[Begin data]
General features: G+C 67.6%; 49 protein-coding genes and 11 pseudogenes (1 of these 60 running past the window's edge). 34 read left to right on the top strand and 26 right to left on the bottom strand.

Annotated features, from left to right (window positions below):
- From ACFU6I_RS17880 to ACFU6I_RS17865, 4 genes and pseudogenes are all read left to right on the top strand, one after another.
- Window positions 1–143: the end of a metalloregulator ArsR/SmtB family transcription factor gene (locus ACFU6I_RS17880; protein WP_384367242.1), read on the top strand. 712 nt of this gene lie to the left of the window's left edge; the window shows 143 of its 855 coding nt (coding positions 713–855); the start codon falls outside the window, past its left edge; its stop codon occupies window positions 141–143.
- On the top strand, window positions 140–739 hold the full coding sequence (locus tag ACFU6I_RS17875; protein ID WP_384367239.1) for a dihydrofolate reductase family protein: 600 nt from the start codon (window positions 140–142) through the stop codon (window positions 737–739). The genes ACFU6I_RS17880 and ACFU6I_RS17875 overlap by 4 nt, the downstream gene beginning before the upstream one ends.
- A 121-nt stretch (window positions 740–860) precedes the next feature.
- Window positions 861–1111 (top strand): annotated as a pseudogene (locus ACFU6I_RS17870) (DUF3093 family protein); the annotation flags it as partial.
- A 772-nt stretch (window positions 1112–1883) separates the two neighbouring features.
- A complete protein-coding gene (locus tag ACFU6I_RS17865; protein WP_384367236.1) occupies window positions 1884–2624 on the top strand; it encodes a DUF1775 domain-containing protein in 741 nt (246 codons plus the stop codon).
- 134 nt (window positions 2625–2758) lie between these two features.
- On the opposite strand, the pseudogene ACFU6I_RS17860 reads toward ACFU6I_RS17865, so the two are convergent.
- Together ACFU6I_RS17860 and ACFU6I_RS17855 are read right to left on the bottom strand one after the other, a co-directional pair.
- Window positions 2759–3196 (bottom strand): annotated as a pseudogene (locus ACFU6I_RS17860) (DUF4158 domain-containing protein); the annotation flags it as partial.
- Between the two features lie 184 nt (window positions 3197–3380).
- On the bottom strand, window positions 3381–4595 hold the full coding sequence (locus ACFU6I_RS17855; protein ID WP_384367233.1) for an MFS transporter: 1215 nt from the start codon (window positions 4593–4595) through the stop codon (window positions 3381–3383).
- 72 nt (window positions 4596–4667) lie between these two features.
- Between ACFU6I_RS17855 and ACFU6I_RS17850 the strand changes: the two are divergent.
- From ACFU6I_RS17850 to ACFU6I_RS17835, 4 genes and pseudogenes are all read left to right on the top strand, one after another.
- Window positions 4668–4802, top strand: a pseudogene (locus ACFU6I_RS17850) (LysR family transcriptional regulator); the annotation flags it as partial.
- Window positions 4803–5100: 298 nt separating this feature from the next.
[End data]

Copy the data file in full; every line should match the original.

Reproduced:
General features: G+C 67.6%; 49 protein-coding genes and 11 pseudogenes (1 of these 60 running past the window's edge). 34 read left to right on the top strand and 26 right to left on the bottom strand.

Annotated features, from left to right (window positions below):
- From ACFU6I_RS17880 to ACFU6I_RS17865, 4 genes and pseudogenes are all read left to right on the top strand, one after another.
- Window positions 1–143: the end of a metalloregulator ArsR/SmtB family transcription factor gene (locus ACFU6I_RS17880; protein WP_384367242.1), read on the top strand. 712 nt of this gene lie to the left of the window's left edge; the window shows 143 of its 855 coding nt (coding positions 713–855); the start codon falls outside the window, past its left edge; its stop codon occupies window positions 141–143.
- On the top strand, window positions 140–739 hold the full coding sequence (locus tag ACFU6I_RS17875; protein ID WP_384367239.1) for a dihydrofolate reductase family protein: 600 nt from the start codon (window positions 140–142) through the stop codon (window positions 737–739). The genes ACFU6I_RS17880 and ACFU6I_RS17875 overlap by 4 nt, the downstream gene beginning before the upstream one ends.
- A 121-nt stretch (window positions 740–860) precedes the next feature.
- Window positions 861–1111 (top strand): annotated as a pseudogene (locus ACFU6I_RS17870) (DUF3093 family protein); the annotation flags it as partial.
- A 772-nt stretch (window positions 1112–1883) separates the two neighbouring features.
- A complete protein-coding gene (locus tag ACFU6I_RS17865; protein WP_384367236.1) occupies window positions 1884–2624 on the top strand; it encodes a DUF1775 domain-containing protein in 741 nt (246 codons plus the stop codon).
- 134 nt (window positions 2625–2758) lie between these two features.
- On the opposite strand, the pseudogene ACFU6I_RS17860 reads toward ACFU6I_RS17865, so the two are convergent.
- Together ACFU6I_RS17860 and ACFU6I_RS17855 are read right to left on the bottom strand one after the other, a co-directional pair.
- Window positions 2759–3196 (bottom strand): annotated as a pseudogene (locus ACFU6I_RS17860) (DUF4158 domain-containing protein); the annotation flags it as partial.
- Between the two features lie 184 nt (window positions 3197–3380).
- On the bottom strand, window positions 3381–4595 hold the full coding sequence (locus ACFU6I_RS17855; protein ID WP_384367233.1) for an MFS transporter: 1215 nt from the start codon (window positions 4593–4595) through the stop codon (window positions 3381–3383).
- 72 nt (window positions 4596–4667) lie between these two features.
- Between ACFU6I_RS17855 and ACFU6I_RS17850 the strand changes: the two are divergent.
- From ACFU6I_RS17850 to ACFU6I_RS17835, 4 genes and pseudogenes are all read left to right on the top strand, one after another.
- Window positions 4668–4802, top strand: a pseudogene (locus ACFU6I_RS17850) (LysR family transcriptional regulator); the annotation flags it as partial.
- Window positions 4803–5100: 298 nt separating this feature from the next.